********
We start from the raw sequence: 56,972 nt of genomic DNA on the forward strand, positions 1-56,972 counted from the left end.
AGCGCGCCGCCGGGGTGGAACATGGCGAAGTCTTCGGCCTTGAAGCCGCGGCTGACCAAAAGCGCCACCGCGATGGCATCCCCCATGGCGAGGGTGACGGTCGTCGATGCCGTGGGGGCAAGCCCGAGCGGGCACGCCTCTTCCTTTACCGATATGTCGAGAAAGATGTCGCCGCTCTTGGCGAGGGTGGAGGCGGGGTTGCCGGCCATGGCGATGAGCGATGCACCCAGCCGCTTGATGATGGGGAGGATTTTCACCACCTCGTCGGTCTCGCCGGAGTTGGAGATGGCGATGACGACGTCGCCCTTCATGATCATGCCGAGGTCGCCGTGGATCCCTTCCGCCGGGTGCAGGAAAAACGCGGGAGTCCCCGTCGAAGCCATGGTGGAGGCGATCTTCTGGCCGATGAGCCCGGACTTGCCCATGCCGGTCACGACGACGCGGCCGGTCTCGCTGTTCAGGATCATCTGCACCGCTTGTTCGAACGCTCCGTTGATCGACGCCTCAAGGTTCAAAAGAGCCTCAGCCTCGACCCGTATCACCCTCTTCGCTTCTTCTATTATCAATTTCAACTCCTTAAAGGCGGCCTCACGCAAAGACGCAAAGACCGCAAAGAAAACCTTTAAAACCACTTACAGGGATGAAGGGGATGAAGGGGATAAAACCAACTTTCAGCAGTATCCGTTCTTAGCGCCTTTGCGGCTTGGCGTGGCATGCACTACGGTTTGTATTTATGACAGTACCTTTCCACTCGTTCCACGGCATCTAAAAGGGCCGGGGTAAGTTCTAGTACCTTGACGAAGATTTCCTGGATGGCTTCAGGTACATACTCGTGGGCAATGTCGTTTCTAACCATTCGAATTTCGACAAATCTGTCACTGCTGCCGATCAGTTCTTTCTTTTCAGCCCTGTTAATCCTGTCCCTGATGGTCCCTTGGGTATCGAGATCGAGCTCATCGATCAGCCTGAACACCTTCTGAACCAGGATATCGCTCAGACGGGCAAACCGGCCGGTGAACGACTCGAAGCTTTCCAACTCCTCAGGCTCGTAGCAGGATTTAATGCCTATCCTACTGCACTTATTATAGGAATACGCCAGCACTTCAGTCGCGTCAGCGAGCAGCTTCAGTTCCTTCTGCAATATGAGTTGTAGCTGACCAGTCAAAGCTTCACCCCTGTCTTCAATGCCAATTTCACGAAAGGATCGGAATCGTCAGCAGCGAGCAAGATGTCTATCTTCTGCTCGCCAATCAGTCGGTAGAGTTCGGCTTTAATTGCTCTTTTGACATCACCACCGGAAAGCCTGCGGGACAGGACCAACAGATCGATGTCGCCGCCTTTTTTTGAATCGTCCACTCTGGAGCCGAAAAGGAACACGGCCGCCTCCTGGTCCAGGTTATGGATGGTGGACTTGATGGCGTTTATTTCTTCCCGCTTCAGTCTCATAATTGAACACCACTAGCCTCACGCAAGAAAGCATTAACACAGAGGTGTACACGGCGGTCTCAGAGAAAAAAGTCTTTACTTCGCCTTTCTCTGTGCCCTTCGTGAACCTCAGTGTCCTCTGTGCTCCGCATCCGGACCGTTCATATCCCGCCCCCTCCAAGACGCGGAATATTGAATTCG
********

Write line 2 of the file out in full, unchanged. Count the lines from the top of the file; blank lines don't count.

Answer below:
AGCGCGCCGCCGGGGTGGAACATGGCGAAGTCTTCGGCCTTGAAGCCGCGGCTGACCAAAAGCGCCACCGCGATGGCATCCCCCATGGCGAGGGTGACGGTCGTCGATGCCGTGGGGGCAAGCCCGAGCGGGCACGCCTCTTCCTTTACCGATATGTCGAGAAAGATGTCGCCGCTCTTGGCGAGGGTGGAGGCGGGGTTGCCGGCCATGGCGATGAGCGATGCACCCAGCCGCTTGATGATGGGGAGGATTTTCACCACCTCGTCGGTCTCGCCGGAGTTGGAGATGGCGATGACGACGTCGCCCTTCATGATCATGCCGAGGTCGCCGTGGATCCCTTCCGCCGGGTGCAGGAAAAACGCGGGAGTCCCCGTCGAAGCCATGGTGGAGGCGATCTTCTGGCCGATGAGCCCGGACTTGCCCATGCCGGTCACGACGACGCGGCCGGTCTCGCTGTTCAGGATCATCTGCACCGCTTGTTCGAACGCTCCGTTGATCGACGCCTCAAGGTTCAAAAGAGCCTCAGCCTCGACCCGTATCACCCTCTTCGCTTCTTCTATTATCAATTTCAACTCCTTAAAGGCGGCCTCACGCAAAGACGCAAAGACCGCAAAGAAAACCTTTAAAACCACTTACAGGGATGAAGGGGATGAAGGGGATAAAACCAACTTTCAGCAGTATCCGTTCTTAGCGCCTTTGCGGCTTGGCGTGGCATGCACTACGGTTTGTATTTATGACAGTACCTTTCCACTCGTTCCACGGCATCTAAAAGGGCCGGGGTAAGTTCTAGTACCTTGACGAAGATTTCCTGGATGGCTTCAGGTACATACTCGTGGGCAATGTCGTTTCTAACCATTCGAATTTCGACAAATCTGTCACTGCTGCCGATCAGTTCTTTCTTTTCAGCCCTGTTAATCCTGTCCCTGATGGTCCCTTGGGTATCGAGATCGAGCTCATCGATCAGCCTGAACACCTTCTGAACCAGGATATCGCTCAGACGGGCAAACCGGCCGGTGAACGACTCGAAGCTTTCCAACTCCTCAGGCTCGTAGCAGGATTTAATGCCTATCCTACTGCACTTATTATAGGAATACGCCAGCACTTCAGTCGCGTCAGCGAGCAGCTTCAGTTCCTTCTGCAATATGAGTTGTAGCTGACCAGTCAAAGCTTCACCCCTGTCTTCAATGCCAATTTCACGAAAGGATCGGAATCGTCAGCAGCGAGCAAGATGTCTATCTTCTGCTCGCCAATCAGTCGGTAGAGTTCGGCTTTAATTGCTCTTTTGACATCACCACCGGAAAGCCTGCGGGACAGGACCAACAGATCGATGTCGCCGCCTTTTTTTGAATCGTCCACTCTGGAGCCGAAAAGGAACACGGCCGCCTCCTGGTCCAGGTTATGGATGGTGGACTTGATGGCGTTTATTTCTTCCCGCTTCAGTCTCATAATTGAACACCACTAGCCTCACGCAAGAAAGCATTAACACAGAGGTGTACACGGCGGTCTCAGAGAAAAAAGTCTTTACTTCGCCTTTCTCTGTGCCCTTCGTGAACCTCAGTGTCCTCTGTGCTCCGCATCCGGACCGTTCATATCCCGCCCCCTCCAAGACGCGGAATATTGAATTCG